The ravages of Thatcherism in England’s North East could seem like a milieu for an all too familiar kitchen-sink drama, especially when you factor in that it’s the setting for a debut film. What a thrill (and relief), then, that Georgia Oakley’s Blue Jean, while certainly approaching its social issues with force and clear-eyed morality, doesn’t do that all-too-common thing of conflating drabness with authenticity, instead drawing a much more stylish and affecting portrait of a life lived uncomfortably between society’s centre and its margins.
Of the many evils of Thatcher’s reign, Blue Jean hones in on the infamous and ghastly Section 28 that essentially banned being both gay and employed in the public sector. For Jean (Rosy McEwen) a lesbian PE teacher in a Tyneside secondary school, this puts her in a paranoid limbo state – she must hide her identity from her colleagues and students, but her fellow lesbians can’t really relate to her, living in their own world, as far as humanly possible from anywhere the Tories bother looking at. It’s a loneliness that McEwen plays exceptionally well – bar the odd accent slip – whilst the tension is only ramped up when new lesbian student Lois (Lucy Halliday) joins Jean’s class.
Even before they catch one another at the local lesbian club, Jean and Lois instantly recognise one another, their essential otherness evident to both themselves and to Lois’s classmates, though it takes longer for them to get their heads round exactly *why* Lois feels different. Popular with her students, Jean suddenly has to set harsher boundaries, which her previous favourite, the fiery Siobhan (Lydia Page), clocks and feels insulted by, immediately exacerbating her resentment and bullying of Lois.
Oakley brings the sheer hostility of enforced heteronormativity to distressingly vibrant life here, Jean forced to fight against all her instincts, tamping down on her own feelings and refusing to help Lois find her way as a young queer woman. This latter moment is devastating, a desperate survival technique that haunts Jean for the rest of the film. Oakley isn’t shy about letting her audience have complicated feelings towards Jean (she makes one third-act choice that borders on the unforgivable) and in embracing this smaller moral uncertainty, her wider and more direct points are much more powerful.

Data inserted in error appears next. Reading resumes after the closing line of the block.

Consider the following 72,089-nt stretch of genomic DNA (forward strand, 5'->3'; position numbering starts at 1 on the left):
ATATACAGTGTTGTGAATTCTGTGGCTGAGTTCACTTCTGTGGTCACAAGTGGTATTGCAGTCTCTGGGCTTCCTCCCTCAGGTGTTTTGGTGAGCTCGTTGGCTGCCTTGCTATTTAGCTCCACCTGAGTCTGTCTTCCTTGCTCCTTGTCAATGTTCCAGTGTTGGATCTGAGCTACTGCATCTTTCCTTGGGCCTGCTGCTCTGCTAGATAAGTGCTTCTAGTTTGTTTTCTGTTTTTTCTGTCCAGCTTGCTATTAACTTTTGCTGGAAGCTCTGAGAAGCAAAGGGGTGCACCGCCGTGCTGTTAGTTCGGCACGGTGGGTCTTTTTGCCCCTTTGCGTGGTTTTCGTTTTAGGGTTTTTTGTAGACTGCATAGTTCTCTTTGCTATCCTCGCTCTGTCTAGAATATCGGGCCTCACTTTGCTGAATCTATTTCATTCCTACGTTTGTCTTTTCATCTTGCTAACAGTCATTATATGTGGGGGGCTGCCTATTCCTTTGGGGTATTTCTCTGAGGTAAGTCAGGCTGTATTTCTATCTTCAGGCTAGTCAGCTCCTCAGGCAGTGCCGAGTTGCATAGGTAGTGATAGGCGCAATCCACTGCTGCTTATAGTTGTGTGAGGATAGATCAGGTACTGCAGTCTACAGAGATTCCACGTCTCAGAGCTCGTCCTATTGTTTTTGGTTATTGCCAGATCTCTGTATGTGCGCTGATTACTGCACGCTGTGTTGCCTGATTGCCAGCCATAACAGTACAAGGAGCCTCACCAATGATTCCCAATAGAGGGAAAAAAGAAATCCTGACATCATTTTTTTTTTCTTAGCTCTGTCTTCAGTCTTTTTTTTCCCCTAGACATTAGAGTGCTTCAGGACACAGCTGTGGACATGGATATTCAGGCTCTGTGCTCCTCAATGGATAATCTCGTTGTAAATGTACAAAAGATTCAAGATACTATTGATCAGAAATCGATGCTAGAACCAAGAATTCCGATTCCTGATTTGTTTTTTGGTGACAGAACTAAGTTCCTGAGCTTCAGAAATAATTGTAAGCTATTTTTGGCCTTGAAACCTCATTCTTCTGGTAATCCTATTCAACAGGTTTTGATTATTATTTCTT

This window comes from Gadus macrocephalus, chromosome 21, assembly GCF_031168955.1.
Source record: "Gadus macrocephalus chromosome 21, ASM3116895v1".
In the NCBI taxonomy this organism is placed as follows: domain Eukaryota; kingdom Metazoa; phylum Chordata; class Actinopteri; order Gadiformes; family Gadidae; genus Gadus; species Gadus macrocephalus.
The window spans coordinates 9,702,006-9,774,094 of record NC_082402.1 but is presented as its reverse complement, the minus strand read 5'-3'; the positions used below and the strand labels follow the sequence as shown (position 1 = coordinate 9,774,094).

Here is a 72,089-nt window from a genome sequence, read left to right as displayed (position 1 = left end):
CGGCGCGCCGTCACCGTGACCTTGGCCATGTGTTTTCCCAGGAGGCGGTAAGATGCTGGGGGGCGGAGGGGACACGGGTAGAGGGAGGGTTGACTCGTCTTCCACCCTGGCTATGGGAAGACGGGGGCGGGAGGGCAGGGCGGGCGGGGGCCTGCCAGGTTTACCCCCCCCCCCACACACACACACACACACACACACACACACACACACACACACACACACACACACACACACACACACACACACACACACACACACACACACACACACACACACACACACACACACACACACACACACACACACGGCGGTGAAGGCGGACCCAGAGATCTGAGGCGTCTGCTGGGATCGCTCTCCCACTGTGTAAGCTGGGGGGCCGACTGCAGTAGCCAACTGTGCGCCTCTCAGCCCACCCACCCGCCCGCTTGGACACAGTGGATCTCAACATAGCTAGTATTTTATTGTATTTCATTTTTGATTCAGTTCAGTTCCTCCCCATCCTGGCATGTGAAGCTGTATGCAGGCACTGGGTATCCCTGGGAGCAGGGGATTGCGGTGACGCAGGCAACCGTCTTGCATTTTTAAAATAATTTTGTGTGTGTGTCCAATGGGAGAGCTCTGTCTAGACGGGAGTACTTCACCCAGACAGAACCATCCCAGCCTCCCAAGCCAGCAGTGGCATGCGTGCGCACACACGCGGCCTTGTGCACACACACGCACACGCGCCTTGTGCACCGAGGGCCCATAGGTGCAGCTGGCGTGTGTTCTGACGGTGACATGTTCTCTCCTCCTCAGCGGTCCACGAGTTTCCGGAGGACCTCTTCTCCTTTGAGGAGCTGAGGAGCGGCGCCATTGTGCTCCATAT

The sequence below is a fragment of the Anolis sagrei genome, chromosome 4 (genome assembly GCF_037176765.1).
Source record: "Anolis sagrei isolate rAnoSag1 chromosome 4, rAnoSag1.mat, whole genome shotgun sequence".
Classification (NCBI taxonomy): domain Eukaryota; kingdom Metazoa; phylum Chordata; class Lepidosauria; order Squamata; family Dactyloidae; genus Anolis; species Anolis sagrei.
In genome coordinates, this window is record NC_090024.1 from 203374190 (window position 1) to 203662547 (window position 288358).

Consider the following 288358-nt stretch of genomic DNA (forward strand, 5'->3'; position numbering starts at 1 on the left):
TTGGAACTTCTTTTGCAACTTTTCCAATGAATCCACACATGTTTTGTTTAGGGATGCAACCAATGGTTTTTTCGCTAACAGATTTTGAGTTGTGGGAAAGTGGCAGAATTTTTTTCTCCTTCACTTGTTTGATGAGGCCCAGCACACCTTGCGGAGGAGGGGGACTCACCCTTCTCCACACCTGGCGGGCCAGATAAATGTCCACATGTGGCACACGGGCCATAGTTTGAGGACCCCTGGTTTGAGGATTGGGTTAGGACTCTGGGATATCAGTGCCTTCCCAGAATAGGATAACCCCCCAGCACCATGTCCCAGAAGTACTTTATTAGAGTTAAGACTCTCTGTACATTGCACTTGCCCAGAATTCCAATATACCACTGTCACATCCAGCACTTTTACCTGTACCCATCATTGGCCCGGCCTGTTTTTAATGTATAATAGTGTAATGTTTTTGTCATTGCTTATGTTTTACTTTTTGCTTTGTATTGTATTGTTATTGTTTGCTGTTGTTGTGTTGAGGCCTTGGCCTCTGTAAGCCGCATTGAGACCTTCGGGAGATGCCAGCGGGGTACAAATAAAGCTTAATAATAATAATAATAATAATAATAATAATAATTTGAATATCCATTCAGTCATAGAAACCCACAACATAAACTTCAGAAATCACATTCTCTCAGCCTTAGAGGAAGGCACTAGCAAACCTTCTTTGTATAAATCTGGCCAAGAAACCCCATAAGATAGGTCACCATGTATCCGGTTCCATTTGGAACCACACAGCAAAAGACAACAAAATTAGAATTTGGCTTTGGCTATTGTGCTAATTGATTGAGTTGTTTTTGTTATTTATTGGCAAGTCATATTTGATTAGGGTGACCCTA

A lot of the movies that trade in ‘marginalised peoples vs repressive governments’ stories idealise their heroes, which can be dramatically satisfying but makes the answers too easy – i.e. behave in the right ways and you’ll eventually get what you want/need. Blue Jean rejects this, fighting for rights for everyone, even if a person in that group has made unsavoury decisions. That said, there’s joy here too, lively queer parties providing a place of safety and fun, all set to a soundtrack of ‘80s banger after ‘80s banger.
Blue Jean often feels like it could have been pulled directly from the era in which it is set. From production design to costuming to the warm and crackly glow of the camerawork, it looks fantastic and, in an era where, again, Tory malpractice is devastating the arts, leaving talent to emerge from only small pools of posh southerners, the omnipresent Tyneside accents feel like the best step backwards possible. What a wonderful showcase for rising stars both in front of and behind the camera.